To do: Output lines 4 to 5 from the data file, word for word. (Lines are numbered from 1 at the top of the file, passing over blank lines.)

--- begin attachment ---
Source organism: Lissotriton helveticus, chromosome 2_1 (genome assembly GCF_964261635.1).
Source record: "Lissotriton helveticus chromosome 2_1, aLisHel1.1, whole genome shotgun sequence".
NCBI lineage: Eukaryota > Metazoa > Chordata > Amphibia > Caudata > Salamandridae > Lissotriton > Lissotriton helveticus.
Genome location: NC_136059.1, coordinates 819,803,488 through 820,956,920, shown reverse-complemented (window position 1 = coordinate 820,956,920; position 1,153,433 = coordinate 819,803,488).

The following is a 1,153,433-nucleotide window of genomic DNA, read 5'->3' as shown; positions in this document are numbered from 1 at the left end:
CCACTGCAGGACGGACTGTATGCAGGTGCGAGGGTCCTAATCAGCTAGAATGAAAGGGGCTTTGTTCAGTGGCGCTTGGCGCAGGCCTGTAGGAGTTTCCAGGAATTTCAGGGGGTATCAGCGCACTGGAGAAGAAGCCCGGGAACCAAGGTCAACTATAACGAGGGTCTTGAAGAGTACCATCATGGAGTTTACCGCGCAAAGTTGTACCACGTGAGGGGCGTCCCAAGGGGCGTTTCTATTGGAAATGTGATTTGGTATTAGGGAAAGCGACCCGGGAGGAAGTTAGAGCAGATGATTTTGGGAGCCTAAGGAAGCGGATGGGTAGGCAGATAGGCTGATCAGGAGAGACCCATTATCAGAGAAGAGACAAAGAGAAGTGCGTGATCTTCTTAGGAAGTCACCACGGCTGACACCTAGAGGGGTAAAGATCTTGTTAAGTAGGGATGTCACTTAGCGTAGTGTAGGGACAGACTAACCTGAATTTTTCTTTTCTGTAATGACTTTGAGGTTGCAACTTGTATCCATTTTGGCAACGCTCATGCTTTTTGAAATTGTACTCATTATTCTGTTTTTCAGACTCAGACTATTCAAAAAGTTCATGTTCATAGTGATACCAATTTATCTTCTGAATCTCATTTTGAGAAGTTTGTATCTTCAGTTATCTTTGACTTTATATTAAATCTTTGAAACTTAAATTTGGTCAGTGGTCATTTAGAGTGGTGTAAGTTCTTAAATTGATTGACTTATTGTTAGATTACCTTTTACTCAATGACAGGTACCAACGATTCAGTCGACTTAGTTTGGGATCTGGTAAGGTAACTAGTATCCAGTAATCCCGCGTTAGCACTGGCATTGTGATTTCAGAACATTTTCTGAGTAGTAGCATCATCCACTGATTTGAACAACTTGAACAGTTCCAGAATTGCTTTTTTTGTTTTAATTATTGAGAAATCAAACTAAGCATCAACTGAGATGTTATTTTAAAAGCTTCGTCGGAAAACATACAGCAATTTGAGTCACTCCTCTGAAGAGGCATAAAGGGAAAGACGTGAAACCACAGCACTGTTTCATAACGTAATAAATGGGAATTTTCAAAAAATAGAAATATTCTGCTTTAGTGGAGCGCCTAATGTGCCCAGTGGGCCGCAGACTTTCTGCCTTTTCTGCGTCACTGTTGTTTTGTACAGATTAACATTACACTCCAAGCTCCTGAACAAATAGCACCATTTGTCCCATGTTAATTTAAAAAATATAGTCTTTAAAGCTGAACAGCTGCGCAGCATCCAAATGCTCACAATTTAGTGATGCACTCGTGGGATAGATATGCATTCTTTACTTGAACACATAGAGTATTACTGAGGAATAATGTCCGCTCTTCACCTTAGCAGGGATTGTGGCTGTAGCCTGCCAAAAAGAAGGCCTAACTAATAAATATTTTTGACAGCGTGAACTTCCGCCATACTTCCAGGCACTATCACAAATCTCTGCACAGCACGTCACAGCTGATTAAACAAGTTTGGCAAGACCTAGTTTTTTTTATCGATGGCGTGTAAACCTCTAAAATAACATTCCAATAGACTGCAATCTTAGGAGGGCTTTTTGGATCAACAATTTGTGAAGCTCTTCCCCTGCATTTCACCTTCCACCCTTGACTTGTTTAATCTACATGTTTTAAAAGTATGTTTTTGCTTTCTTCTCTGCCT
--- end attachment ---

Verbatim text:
Genome location: NC_136059.1, coordinates 819,803,488 through 820,956,920, shown reverse-complemented (window position 1 = coordinate 820,956,920; position 1,153,433 = coordinate 819,803,488).

The following is a 1,153,433-nucleotide window of genomic DNA, read 5'->3' as shown; positions in this document are numbered from 1 at the left end: